Currently browsing the "andrew garfield" tag.

Hacksaw Ridge

Hacksaw Ridge is a decent movie that sheds light on a great, little-known story about a war hero who never touched a gun. The film has something for just about everyone — religious convictions for the faith-based crowd, romance for the chick-flick crowd, and (very) intense battlefield scenes for the macho crowd. It’s a hybrid that in many ways feels like a composite of a bunch of war movies we’ve seen before. But it finds its unique sweet spot in the character of Desmond Doss, played by Andrew Garfield (99 Homes, Spider-Man).

99 Homes

99 Homes is one of those indies that could easily slip through the cracks at the box office but deserves some word-of-mouth love – even from a ‘Mainstream Chick’. It’s a compelling, timely, and well-acted drama that will surely hit (too) close to home for anyone who lost their home – or came close– during the housing crisis. The film puts a human face on a national disaster that allowed certain individuals and institutions to profit off the misfortune of others who got in over their heads financially, largely due to the failure of banks and government agencies to provide proper guidance, intervention, or oversight.

The Amazing Spider-Man 2

First things first: Andrew Garfield (Peter Parker/Spidey) and his on-and-off-screen love interest Emma Stone (Gwen Stacy) are disgustingly cute together. And it totally works. In fact, their chemistry is key to this sequel to the 2012 reboot, especially for those who aren’t well-versed or deeply invested in the superhero/supervillain comic universe.

The Amazing Spider-Man

Yes, the story is somewhat different. But it’s also kinda the same. And therein lies the rub. There’s nothing wrong with the Spider-Man reboot – it just doesn’t need to be. The incredibly talented cast is wasted on a retread. I mean, c’mon Hollywood, can’t you find just one solid, original script worth taking a multi-million dollar gamble on?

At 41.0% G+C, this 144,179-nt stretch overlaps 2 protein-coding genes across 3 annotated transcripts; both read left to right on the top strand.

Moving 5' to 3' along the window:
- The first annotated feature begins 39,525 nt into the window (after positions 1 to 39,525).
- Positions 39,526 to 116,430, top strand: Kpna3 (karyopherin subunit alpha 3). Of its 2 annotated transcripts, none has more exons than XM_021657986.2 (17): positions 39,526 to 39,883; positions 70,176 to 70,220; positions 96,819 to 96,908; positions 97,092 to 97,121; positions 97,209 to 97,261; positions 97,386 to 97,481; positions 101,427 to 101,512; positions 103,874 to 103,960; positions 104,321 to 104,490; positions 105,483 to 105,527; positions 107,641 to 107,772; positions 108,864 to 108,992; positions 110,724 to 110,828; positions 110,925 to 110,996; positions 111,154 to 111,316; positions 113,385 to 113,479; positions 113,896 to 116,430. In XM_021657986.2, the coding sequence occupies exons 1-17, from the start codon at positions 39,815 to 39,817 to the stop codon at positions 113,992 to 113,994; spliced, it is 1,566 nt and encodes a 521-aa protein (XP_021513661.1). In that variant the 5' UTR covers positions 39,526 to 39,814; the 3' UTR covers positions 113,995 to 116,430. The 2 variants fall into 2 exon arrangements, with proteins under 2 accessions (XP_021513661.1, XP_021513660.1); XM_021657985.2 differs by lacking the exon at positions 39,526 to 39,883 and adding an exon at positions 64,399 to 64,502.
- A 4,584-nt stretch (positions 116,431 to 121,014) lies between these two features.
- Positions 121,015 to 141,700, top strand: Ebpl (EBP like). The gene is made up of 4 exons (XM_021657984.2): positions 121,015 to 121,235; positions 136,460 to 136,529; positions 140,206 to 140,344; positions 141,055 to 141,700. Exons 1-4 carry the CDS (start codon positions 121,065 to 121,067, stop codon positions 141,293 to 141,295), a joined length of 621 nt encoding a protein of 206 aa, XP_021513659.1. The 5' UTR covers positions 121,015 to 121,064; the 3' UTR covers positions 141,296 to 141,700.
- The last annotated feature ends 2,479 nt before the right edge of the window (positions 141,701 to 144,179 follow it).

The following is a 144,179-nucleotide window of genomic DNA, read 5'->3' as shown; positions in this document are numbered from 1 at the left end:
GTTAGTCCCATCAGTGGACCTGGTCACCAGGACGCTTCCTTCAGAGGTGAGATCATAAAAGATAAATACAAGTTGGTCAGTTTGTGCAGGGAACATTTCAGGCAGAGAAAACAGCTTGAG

First, for what’s different: The Amazing Spider-Man focuses on the true origins of the Spidey character, including Peter Parker’s quest to understand why his parents left him in the care of good ol’ Uncle Ben (Martin Sheen) and Aunt May (Sally Field) when he was just a boy.  When Peter (Andrew Garfield) crosses paths with his father’s former partner, Dr. Curt Connors (Rhys Ifans), you know that can’t end well. Especially when Dr. Connors starts putzing around with a serum that turns him into a giant killer lizard.

The Social Network

When I saw the early blurbs about this movie, I was thinking it would be either a big yawn or a lot of youth culture that would make me feel really old. But The Social Network is neither of those things. It is a really involving, well-made drama based on the story of the creation of Facebook (or as it was originally called, The Facebook.)

Never Let Me Go

Never Let Me Go is another one of those interesting, well-acted and somewhat thought-provoking films that simply fails to float my mainstream boat but is likely to find an appreciative arthouse audience. It’s also really hard to review because to divulge too much of the plot would be unfair to the film and its potential viewers. One’s enjoyment – or investment- in the story hinges on not really knowing what to expect as the drama unfolds (though readers of the novel it’s based on, by Kazuo Ishiguro, will certainly be in the know). Never Let Me Go has all the hallmarks of a traditional indie, yet it’s tinged with a bit of the sci-fi, making it all the more difficult to define and categorize.